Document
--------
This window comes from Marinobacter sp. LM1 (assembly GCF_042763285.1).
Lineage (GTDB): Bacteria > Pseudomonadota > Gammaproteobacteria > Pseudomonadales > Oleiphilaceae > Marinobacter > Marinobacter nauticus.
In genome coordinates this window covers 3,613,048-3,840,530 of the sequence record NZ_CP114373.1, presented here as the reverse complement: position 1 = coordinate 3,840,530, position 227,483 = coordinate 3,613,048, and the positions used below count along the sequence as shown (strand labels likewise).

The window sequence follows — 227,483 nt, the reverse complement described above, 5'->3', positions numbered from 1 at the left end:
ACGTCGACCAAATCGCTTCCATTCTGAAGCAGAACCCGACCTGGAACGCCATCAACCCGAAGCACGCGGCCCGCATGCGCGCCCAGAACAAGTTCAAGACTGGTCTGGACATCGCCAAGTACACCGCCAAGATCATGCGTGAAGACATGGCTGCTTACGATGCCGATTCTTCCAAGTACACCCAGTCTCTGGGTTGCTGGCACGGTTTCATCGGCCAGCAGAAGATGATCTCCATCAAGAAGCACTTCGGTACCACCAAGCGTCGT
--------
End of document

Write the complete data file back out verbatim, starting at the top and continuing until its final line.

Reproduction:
This window comes from Marinobacter sp. LM1 (assembly GCF_042763285.1).
Lineage (GTDB): Bacteria > Pseudomonadota > Gammaproteobacteria > Pseudomonadales > Oleiphilaceae > Marinobacter > Marinobacter nauticus.
In genome coordinates this window covers 3,613,048-3,840,530 of the sequence record NZ_CP114373.1, presented here as the reverse complement: position 1 = coordinate 3,840,530, position 227,483 = coordinate 3,613,048, and the positions used below count along the sequence as shown (strand labels likewise).

The window sequence follows — 227,483 nt, the reverse complement described above, 5'->3', positions numbered from 1 at the left end:
ACGTCGACCAAATCGCTTCCATTCTGAAGCAGAACCCGACCTGGAACGCCATCAACCCGAAGCACGCGGCCCGCATGCGCGCCCAGAACAAGTTCAAGACTGGTCTGGACATCGCCAAGTACACCGCCAAGATCATGCGTGAAGACATGGCTGCTTACGATGCCGATTCTTCCAAGTACACCCAGTCTCTGGGTTGCTGGCACGGTTTCATCGGCCAGCAGAAGATGATCTCCATCAAGAAGCACTTCGGTACCACCAAGCGTCGT